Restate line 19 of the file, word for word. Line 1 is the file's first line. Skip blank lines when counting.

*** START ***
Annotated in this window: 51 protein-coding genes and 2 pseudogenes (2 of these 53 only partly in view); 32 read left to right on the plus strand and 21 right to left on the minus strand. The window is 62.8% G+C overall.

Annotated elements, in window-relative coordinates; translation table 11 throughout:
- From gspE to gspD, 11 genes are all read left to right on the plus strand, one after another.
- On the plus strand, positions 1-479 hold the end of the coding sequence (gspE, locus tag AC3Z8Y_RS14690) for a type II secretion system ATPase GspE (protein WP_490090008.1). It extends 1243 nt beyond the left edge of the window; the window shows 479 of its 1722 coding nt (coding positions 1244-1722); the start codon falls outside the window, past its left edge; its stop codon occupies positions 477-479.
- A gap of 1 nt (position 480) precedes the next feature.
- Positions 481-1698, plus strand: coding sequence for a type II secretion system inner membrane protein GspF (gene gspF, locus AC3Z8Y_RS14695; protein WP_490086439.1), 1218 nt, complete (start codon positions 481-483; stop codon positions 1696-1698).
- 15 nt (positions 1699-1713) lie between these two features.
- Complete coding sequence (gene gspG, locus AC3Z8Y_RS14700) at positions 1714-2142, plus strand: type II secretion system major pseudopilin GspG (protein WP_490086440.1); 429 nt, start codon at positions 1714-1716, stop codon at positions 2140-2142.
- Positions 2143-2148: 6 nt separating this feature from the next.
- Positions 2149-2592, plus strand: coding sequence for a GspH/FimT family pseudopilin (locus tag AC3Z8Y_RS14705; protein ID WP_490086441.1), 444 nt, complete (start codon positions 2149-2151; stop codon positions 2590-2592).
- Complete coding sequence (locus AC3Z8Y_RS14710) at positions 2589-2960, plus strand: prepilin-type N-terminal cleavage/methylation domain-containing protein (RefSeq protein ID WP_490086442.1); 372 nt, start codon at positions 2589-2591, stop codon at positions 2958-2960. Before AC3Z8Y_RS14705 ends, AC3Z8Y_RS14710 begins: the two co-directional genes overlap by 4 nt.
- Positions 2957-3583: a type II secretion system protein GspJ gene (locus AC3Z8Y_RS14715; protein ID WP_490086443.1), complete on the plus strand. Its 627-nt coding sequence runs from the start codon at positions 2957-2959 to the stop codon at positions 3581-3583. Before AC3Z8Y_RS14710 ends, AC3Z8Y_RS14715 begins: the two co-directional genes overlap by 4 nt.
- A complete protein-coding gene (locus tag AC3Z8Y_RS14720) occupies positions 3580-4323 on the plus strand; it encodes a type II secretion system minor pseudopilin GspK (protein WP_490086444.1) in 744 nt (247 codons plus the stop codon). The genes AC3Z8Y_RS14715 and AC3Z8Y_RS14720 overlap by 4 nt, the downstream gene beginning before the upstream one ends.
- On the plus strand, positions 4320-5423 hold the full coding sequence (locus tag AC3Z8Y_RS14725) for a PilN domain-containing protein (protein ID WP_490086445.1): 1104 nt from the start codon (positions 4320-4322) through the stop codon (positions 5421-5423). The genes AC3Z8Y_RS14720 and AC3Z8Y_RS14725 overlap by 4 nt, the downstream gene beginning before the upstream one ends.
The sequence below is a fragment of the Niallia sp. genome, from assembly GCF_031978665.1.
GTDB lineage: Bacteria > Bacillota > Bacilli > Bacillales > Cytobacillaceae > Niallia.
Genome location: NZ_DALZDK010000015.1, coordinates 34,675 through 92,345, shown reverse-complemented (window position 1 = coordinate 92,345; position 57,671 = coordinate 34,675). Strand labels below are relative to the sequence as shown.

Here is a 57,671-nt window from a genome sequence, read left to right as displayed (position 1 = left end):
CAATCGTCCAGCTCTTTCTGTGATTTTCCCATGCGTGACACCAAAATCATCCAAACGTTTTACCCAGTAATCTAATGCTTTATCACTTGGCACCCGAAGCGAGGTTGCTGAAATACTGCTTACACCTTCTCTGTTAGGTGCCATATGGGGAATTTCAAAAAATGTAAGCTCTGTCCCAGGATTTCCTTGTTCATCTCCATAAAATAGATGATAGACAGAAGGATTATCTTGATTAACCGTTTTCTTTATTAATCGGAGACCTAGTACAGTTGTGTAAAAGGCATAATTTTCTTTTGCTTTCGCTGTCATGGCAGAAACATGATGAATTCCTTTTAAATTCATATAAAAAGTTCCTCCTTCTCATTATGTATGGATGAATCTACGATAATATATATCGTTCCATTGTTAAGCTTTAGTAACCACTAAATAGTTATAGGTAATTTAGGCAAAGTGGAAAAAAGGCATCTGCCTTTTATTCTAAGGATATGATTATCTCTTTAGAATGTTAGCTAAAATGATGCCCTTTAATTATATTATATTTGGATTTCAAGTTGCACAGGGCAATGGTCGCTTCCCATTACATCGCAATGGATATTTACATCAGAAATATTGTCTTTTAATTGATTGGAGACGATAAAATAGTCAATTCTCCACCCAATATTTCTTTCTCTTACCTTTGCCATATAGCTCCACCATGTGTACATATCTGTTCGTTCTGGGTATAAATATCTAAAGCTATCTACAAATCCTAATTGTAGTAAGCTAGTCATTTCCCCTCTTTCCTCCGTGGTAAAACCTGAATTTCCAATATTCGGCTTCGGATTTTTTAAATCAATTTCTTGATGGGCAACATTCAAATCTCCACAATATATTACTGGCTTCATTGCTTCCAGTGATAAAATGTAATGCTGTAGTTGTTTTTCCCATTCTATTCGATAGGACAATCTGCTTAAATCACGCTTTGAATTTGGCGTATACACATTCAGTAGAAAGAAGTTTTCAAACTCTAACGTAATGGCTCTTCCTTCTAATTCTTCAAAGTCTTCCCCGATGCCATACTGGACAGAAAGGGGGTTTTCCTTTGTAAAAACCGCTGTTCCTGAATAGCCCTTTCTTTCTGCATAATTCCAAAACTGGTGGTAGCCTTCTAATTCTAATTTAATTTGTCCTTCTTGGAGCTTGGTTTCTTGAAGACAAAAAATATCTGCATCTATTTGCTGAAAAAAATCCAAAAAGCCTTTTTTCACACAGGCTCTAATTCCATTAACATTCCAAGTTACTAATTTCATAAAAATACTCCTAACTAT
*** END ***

CAATCGTCCAGCTCTTTCTGTGATTTTCCCATGCGTGACACCAAAATCATCCAAACGTTTTACCCAGTAATCTAATGCTTTATCACTTGGCACCCGAAGCGAGGTTGCTGAAATACTGCTTACACCTTCTCTGTTAGGTGCCATATGGGGAATTTCAAAAAATGTAAGCTCTGTCCCAGGATTTCCTTGTTCATCTCCATAAAATAGATGATAGACAGAAGGATTATCTTGATTAACCGTTTTCTTTATTAATCGGAGACCTAGTACAGTTGTGTAAAAGGCATAATTTTCTTTTGCTTTCGCTGTCATGGCAGAAACATGATGAATTCCTTTTAAATTCATATAAAAAGTTCCTCCTTCTCATTATGTATGGATGAATCTACGATAATATATATCGTTCCATTGTTAAGCTTTAGTAACCACTAAATAGTTATAGGTAATTTAGGCAAAGTGGAAAAAAGGCATCTGCCTTTTATTCTAAGGATATGATTATCTCTTTAGAATGTTAGCTAAAATGATGCCCTTTAATTATATTATATTTGGATTTCAAGTTGCACAGGGCAATGGTCGCTTCCCATTACATCGCAATGGATATTTACATCAGAAATATTGTCTTTTAATTGATTGGAGACGATAAAATAGTCAATTCTCCACCCAATATTTCTTTCTCTTACCTTTGCCATATAGCTCCACCATGTGTACATATCTGTTCGTTCTGGGTATAAATATCTAAAGCTATCTACAAATCCTAATTGTAGTAAGCTAGTCATTTCCCCTCTTTCCTCCGTGGTAAAACCTGAATTTCCAATATTCGGCTTCGGATTTTTTAAATCAATTTCTTGATGGGCAACATTCAAATCTCCACAATATATTACTGGCTTCATTGCTTCCAGTGATAAAATGTAATGCTGTAGTTGTTTTTCCCATTCTATTCGATAGGACAATCTGCTTAAATCACGCTTTGAATTTGGCGTATACACATTCAGTAGAAAGAAGTTTTCAAACTCTAACGTAATGGCTCTTCCTTCTAATTCTTCAAAGTCTTCCCCGATGCCATACTGGACAGAAAGGGGGTTTTCCTTTGTAAAAACCGCTGTTCCTGAATAGCCCTTTCTTTCTGCATAATTCCAAAACTGGTGGTAGCCTTCTAATTCTAATTTAATTTGTCCTTCTTGGAGCTTGGTTTCTTGAAGACAAAAAATATCTGCATCTATTTGCTGAAAAAAATCCAAAAAGCCTTTTTTCACACAGGCTCTAATTCCATTAACATTCCAAGTTACTAATTTCATAAAAATACTCCTAACTAT